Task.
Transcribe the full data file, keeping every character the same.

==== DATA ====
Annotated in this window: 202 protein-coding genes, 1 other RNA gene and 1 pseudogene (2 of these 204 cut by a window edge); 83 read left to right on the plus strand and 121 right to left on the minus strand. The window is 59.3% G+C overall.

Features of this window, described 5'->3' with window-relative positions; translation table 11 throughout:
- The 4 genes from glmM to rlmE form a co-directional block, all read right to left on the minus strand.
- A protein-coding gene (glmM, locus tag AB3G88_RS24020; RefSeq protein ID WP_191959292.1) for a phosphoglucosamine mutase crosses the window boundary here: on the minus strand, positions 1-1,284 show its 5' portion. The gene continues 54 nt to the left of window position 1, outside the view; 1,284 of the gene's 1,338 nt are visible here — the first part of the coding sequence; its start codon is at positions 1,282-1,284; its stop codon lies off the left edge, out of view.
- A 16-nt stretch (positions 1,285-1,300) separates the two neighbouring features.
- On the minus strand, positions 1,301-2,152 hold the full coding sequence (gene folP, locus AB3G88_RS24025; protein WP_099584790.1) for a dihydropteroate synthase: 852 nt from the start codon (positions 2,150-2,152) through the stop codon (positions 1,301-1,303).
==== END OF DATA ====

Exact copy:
Annotated in this window: 202 protein-coding genes, 1 other RNA gene and 1 pseudogene (2 of these 204 cut by a window edge); 83 read left to right on the plus strand and 121 right to left on the minus strand. The window is 59.3% G+C overall.

Features of this window, described 5'->3' with window-relative positions; translation table 11 throughout:
- The 4 genes from glmM to rlmE form a co-directional block, all read right to left on the minus strand.
- A protein-coding gene (glmM, locus tag AB3G88_RS24020; RefSeq protein ID WP_191959292.1) for a phosphoglucosamine mutase crosses the window boundary here: on the minus strand, positions 1-1,284 show its 5' portion. The gene continues 54 nt to the left of window position 1, outside the view; 1,284 of the gene's 1,338 nt are visible here — the first part of the coding sequence; its start codon is at positions 1,282-1,284; its stop codon lies off the left edge, out of view.
- A 16-nt stretch (positions 1,285-1,300) separates the two neighbouring features.
- On the minus strand, positions 1,301-2,152 hold the full coding sequence (gene folP, locus AB3G88_RS24025; protein WP_099584790.1) for a dihydropteroate synthase: 852 nt from the start codon (positions 2,150-2,152) through the stop codon (positions 1,301-1,303).